4) At this point you will want to add a portion of the must/juice into the yeast mixture that is ˝ to equal the volume of the yeast starter. This helps the yeast become accustomed to the pH, TA%, brix level (sugar), and the temperature of the must they will ultimately be fermenting, and is done to avoid shocking them.

5) After a 10-15 minute wait, the yeast should now be ready introduce into the must!

This process is recommended to be done once for every difference of 15 degrees Farenheit. So if your must is 70F and your yeast is 104F you would do this twice.

Hope that helps,


06-02-2007, 09:53 PM
Now that sounds familiar! :D

06-03-2007, 01:09 PM
Yuppers! I've been quoting that same article (http://www.gotmead.com/index.php?option=com_smf&Itemid=301&topic=1118.msg8597#msg8597) for a long-assed time! Except, I typo'd the post back then quoting 18 degrees instead of 15 degrees! Oh well, live and learn.



06-04-2007, 12:10 PM
I'm trying Dan's sggestion of moving it upstairs to a dark closet. I moved it almost 2 days ago, and this morning I checked it and I what looks like water condensation on the middle tube of the airlock. I think this might be resudial must from the move. I also pushed down (very little force) on the lid and a bunch of air/gas(?) bubbled out of the airlock. Is this right? I guess if I don't see anything after a week I will try to re-pitch another batch of yeast.

Thanks for everything

06-04-2007, 01:58 PM
Are you using a bucket for your fermenter? Bucket lids are notoriosly leaky, so the gas might be escaping from the lid without passing through the airlock. What does the mead look like?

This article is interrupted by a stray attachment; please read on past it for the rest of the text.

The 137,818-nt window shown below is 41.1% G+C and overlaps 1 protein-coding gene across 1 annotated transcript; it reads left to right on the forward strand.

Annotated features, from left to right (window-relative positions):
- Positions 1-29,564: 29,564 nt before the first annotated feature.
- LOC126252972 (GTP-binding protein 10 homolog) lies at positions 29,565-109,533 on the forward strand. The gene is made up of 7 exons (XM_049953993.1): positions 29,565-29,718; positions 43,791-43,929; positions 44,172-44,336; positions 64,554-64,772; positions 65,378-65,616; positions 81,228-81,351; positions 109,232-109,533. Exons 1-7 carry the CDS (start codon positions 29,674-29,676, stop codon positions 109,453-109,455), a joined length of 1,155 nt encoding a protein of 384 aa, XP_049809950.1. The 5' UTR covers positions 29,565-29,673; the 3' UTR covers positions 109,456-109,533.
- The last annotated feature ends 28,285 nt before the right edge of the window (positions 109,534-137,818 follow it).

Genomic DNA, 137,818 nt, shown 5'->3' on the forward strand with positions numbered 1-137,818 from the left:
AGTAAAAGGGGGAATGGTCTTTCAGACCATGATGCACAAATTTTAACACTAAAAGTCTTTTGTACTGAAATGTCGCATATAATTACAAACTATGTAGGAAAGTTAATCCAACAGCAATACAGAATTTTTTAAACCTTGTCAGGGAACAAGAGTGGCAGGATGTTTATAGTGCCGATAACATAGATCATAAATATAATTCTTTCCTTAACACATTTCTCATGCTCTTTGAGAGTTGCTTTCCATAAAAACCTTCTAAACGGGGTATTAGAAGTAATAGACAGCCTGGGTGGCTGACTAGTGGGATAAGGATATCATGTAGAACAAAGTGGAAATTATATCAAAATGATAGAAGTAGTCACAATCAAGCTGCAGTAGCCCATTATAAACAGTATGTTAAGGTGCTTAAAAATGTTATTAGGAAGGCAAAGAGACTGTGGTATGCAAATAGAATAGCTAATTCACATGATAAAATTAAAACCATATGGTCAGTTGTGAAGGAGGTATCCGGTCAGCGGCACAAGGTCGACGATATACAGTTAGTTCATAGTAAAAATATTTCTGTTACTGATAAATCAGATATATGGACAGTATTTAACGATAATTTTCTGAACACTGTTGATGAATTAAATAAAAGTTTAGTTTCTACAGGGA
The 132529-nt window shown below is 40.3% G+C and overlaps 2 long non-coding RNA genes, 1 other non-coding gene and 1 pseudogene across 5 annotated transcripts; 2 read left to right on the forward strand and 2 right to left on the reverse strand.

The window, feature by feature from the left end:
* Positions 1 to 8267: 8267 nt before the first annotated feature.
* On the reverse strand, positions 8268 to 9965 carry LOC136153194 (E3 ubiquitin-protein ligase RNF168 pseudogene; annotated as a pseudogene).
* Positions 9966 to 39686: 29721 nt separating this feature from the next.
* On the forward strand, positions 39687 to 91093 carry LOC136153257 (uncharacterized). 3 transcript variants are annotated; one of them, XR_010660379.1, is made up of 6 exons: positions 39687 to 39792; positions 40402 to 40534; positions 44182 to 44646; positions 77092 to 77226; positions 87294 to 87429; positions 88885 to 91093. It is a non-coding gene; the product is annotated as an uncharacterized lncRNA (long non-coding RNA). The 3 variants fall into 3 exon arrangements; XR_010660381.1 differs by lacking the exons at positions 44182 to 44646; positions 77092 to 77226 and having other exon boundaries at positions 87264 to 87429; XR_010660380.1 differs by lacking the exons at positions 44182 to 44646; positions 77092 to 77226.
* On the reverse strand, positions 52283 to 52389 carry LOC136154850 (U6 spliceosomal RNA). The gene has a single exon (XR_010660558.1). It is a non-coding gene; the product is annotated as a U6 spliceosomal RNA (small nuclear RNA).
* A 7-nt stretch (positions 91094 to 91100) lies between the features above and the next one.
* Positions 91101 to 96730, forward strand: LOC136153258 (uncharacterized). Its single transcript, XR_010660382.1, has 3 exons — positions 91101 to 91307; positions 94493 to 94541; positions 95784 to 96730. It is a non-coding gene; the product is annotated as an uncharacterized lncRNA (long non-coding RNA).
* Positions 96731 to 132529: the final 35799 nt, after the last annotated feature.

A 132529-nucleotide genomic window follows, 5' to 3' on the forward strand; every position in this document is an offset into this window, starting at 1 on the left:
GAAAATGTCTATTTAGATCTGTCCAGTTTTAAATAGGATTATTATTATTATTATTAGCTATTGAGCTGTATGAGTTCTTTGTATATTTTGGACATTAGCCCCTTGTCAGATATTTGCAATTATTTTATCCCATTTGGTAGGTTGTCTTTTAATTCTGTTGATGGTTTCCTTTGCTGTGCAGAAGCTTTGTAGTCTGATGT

Water condensation in the airlock is normal (at least I get it all the time). It's wet inside the fermenter. :)

06-04-2007, 09:41 PM
Yes, I am using a bucket. I don't know what the mead looks like, since I have not taken off the lid. When I push down on the lid, I can smell something. It smells like rising yeast or wort. And when I push on the lid a little of the mead goes into the air lock, and it looks golden in color and there were tiny bubbles in the mead. I hope that it is ok that when I push some goes into the airlock, just up the inside tube a little. Do I sound like a greenhorn?

Thanks again

06-09-2007, 08:15 PM
OK, almost one week has gone by and I moved the must out of the closet. When I moved the bucket, a bit of must bubbled up into the airlock. So I took off the lid to clean out the airlock, the must smelled very yeastie and had the color of, not to be disgusting, cloudy urine. It's been almost two week since I made the batch. Is this normal? I decided to wrap a heating blanket around the bucket to see if I get any more activity. How soon should I be moving the must into the second fermenter? I have a glass carboy for this.

Once again, many thanks


06-18-2007, 05:26 AM

You're mead is like two weeks old. Relax and let it do it's thing. Remove the heat blanket as this will cause more problems than it will remedy. Read up on the forums a little more and you'll find that waiting is what helps most mead the most.